Resurrecting the Doha Round: Devilish Details, Grand Themes, and China Too
, 45 T
EX
.
 
I
NT
L
L.J.
 
1–125 (2009), which analyzes the Doha Round from the July 2008 collapse through July 2009.This Article is drawn in part from the
Texas International Law Journal
piece. All errors are the responsibilityof the author.
 
148 EMORY INTERNATIONAL LAW REVIEW [Vol. 24
 D. Bank Capital Adequacy and Trade Finance Matter ...................
166
 E. Back to the Original Purposes ...................................................
169
 
IV. W
HAT
H
APPENED TO
F
IGHTING
P
OVERTY
?
 
........................................ 170
 A. Not About the Middle “D” .........................................................
170
 B. From Generosity Back to Reciprocity ........................................
172V. W
HAT
H
APPENED TO
W
INNING
M
USLIM
H
EARTS AND
M
INDS
?
 
........ 179
 A. Neglect and Need ........................................................................
179
 B. The Frightening Link ..................................................................
182
 
2010] DOHA ROUND BETRAYALS 149
I. T
HE
S
HIFT
B
ACK TO THE
O
LD
P
ARADIGM
 
 A. The Two Betrayals
The Doha Round was supposed to be about the grandest themes of contemporary times, namely, wealth and poverty and Islam and globalization,both of which are inextricably linked to war and peace.
1
Thus, in a commercialsense, it is said the Round is “intended to improve global market access bycutting massive farm subsidies in rich countries and import tariffs in poorerones . . . .”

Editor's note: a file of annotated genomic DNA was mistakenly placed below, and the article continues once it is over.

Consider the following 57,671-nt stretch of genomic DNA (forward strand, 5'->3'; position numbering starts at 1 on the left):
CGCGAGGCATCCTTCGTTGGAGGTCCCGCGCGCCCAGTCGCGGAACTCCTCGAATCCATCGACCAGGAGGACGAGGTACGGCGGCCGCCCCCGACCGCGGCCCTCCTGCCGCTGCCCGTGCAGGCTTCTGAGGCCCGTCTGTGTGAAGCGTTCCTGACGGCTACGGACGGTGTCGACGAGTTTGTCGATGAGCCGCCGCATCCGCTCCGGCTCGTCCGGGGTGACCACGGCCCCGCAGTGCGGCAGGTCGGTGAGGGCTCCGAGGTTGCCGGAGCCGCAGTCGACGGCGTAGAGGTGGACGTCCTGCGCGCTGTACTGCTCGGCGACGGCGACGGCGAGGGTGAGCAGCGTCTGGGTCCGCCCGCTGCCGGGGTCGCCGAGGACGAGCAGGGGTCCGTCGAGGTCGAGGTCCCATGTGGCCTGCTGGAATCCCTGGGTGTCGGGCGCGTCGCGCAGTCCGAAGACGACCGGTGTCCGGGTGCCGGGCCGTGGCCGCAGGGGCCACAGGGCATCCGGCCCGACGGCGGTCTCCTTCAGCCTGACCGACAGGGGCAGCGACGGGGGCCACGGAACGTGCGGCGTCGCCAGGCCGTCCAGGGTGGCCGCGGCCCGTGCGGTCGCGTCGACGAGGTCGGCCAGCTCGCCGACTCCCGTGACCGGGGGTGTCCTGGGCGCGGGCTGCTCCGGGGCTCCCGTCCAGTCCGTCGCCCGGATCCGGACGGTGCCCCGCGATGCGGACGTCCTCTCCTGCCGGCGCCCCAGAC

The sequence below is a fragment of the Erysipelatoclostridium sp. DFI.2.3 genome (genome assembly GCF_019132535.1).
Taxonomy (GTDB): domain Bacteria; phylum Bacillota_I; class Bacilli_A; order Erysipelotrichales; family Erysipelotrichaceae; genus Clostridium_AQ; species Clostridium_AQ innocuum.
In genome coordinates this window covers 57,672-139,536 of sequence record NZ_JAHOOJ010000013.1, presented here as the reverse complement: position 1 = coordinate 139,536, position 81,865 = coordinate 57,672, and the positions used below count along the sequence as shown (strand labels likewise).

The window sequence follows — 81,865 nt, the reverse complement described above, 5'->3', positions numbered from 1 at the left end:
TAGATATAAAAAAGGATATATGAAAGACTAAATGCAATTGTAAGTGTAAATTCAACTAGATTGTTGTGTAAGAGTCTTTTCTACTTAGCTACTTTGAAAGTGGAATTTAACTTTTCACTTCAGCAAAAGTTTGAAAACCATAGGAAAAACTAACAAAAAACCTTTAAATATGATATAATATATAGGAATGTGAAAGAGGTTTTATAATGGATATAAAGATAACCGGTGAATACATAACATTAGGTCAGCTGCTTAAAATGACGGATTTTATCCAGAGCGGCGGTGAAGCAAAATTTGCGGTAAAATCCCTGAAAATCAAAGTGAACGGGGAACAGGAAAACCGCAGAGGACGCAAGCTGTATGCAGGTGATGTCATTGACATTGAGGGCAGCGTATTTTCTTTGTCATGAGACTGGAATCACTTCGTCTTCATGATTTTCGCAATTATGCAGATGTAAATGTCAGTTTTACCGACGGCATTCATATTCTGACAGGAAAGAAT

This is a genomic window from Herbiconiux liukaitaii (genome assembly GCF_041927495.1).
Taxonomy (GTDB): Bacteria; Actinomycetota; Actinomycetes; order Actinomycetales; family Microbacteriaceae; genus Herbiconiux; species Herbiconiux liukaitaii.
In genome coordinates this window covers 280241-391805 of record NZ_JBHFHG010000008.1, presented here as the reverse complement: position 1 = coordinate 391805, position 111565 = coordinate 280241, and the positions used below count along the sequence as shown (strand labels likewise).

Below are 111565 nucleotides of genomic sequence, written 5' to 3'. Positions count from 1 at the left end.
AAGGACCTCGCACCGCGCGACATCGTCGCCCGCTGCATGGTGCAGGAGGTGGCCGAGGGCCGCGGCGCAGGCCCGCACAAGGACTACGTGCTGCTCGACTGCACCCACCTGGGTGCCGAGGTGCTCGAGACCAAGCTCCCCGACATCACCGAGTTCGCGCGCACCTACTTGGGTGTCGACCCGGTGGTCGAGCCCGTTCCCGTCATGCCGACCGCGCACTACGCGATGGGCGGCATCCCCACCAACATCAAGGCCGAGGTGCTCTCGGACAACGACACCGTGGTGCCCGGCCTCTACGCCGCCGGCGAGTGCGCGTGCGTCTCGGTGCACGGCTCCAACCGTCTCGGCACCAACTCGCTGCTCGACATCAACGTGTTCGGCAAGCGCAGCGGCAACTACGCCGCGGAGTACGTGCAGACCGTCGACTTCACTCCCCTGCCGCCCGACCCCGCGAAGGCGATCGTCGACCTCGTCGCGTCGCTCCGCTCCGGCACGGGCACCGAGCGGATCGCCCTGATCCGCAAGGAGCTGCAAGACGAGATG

2
That characterization is true as far as it goes, but it does not go farenough. The Round—intentionally launched in the heart of the Arab MuslimWorld—was thought to be an important way to fight oppression and, thereby,wean people in poor countries, especially ones with significant Islamicpopulations, away from anti-capitalist thinking and, worse yet, violent action.
Yet, the Doha Round has betrayed the two essential purposes for which it was launched in the Qatari capital in November 2001: fighting poverty and thereby fighting Islamic extremism
. Paragraph 2 of the Ministerial Declarationthat launched the Doha Development Agenda (“DDA”) lays them out:
2. International trade can play a major role in
the promotion of economic development and the alleviation of poverty
. We recognizethe need for
all our peoples
to benefit from the increasedopportunities and welfare gains that the multilateral trading systemgenerates. The majority of WTO Members are developing countries.We seek to place their needs and interests at the heart of the Work Programme adopted in this Declaration . . . .
3
 
Paragraph 2 explicitly refers to fighting poverty. The Paragraph implicitlyconnotes fighting Islamic extremism.That is, the italicized language plainly refers to “the promotion of economicdevelopment and the alleviation of poverty.”
4
Naturally, neither Muslims norIslamic countries are singled out by name. Paragraph 2 refers to “all our
1
Raj Bhala,
 Resurrecting the Doha Round: Devilish Details, Grand Themes, and China Too
, 45 T
EX
.
 
I
NT
L
L.J. 1, 5 (2009).
2
Tripti Lahiri,
 New Delhi “Breakthrough” Sets Restart of Doha Round Ag, NAMA Talks for Sept. 14
,26 Int’l Trade Rep.
 
(BNA) 1191 (2009).
3
World Trade Organization, Ministerial Declaration of 14 November 2001, WT/MIN(01)/DEC/1, 41I.L.M. 746 (2002),
available at 
http://www.wto.org/english/thewto_e/minist_e/min01_e/mindecl_e.htm[hereinafter DDA] (emphasis added).
4
Id.